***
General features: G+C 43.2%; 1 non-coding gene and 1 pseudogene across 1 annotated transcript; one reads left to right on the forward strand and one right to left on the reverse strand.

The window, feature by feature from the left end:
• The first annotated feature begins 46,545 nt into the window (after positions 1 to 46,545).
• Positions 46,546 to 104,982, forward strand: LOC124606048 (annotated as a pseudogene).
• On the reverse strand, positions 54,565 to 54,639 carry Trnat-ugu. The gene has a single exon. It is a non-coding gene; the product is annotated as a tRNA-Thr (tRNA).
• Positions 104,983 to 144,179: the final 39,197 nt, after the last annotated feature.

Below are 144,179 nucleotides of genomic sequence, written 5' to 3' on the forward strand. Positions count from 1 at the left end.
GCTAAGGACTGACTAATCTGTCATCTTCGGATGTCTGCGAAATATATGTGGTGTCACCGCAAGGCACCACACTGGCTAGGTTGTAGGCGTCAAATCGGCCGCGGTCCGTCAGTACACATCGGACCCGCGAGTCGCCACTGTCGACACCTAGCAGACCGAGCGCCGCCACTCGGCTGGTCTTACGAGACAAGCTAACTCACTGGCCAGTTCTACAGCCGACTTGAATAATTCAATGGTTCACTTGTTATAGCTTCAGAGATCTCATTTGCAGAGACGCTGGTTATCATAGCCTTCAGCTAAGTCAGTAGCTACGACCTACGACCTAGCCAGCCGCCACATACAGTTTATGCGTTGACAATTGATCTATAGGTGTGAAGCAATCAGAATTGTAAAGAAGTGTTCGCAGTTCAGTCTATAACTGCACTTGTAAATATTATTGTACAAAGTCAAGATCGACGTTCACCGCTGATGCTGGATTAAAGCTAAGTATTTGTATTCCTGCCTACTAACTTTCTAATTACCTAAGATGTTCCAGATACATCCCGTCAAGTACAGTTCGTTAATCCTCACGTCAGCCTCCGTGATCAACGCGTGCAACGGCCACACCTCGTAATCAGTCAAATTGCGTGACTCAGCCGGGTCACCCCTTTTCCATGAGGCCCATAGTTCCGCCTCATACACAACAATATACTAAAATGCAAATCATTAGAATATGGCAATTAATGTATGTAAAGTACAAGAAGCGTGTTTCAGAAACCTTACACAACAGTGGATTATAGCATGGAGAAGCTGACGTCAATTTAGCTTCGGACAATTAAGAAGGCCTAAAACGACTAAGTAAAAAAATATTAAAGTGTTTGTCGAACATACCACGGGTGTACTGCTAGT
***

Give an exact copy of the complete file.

General features: G+C 43.2%; 1 non-coding gene and 1 pseudogene across 1 annotated transcript; one reads left to right on the forward strand and one right to left on the reverse strand.

The window, feature by feature from the left end:
• The first annotated feature begins 46,545 nt into the window (after positions 1 to 46,545).
• Positions 46,546 to 104,982, forward strand: LOC124606048 (annotated as a pseudogene).
• On the reverse strand, positions 54,565 to 54,639 carry Trnat-ugu. The gene has a single exon. It is a non-coding gene; the product is annotated as a tRNA-Thr (tRNA).
• Positions 104,983 to 144,179: the final 39,197 nt, after the last annotated feature.

Below are 144,179 nucleotides of genomic sequence, written 5' to 3' on the forward strand. Positions count from 1 at the left end.
GCTAAGGACTGACTAATCTGTCATCTTCGGATGTCTGCGAAATATATGTGGTGTCACCGCAAGGCACCACACTGGCTAGGTTGTAGGCGTCAAATCGGCCGCGGTCCGTCAGTACACATCGGACCCGCGAGTCGCCACTGTCGACACCTAGCAGACCGAGCGCCGCCACTCGGCTGGTCTTACGAGACAAGCTAACTCACTGGCCAGTTCTACAGCCGACTTGAATAATTCAATGGTTCACTTGTTATAGCTTCAGAGATCTCATTTGCAGAGACGCTGGTTATCATAGCCTTCAGCTAAGTCAGTAGCTACGACCTACGACCTAGCCAGCCGCCACATACAGTTTATGCGTTGACAATTGATCTATAGGTGTGAAGCAATCAGAATTGTAAAGAAGTGTTCGCAGTTCAGTCTATAACTGCACTTGTAAATATTATTGTACAAAGTCAAGATCGACGTTCACCGCTGATGCTGGATTAAAGCTAAGTATTTGTATTCCTGCCTACTAACTTTCTAATTACCTAAGATGTTCCAGATACATCCCGTCAAGTACAGTTCGTTAATCCTCACGTCAGCCTCCGTGATCAACGCGTGCAACGGCCACACCTCGTAATCAGTCAAATTGCGTGACTCAGCCGGGTCACCCCTTTTCCATGAGGCCCATAGTTCCGCCTCATACACAACAATATACTAAAATGCAAATCATTAGAATATGGCAATTAATGTATGTAAAGTACAAGAAGCGTGTTTCAGAAACCTTACACAACAGTGGATTATAGCATGGAGAAGCTGACGTCAATTTAGCTTCGGACAATTAAGAAGGCCTAAAACGACTAAGTAAAAAAATATTAAAGTGTTTGTCGAACATACCACGGGTGTACTGCTAGT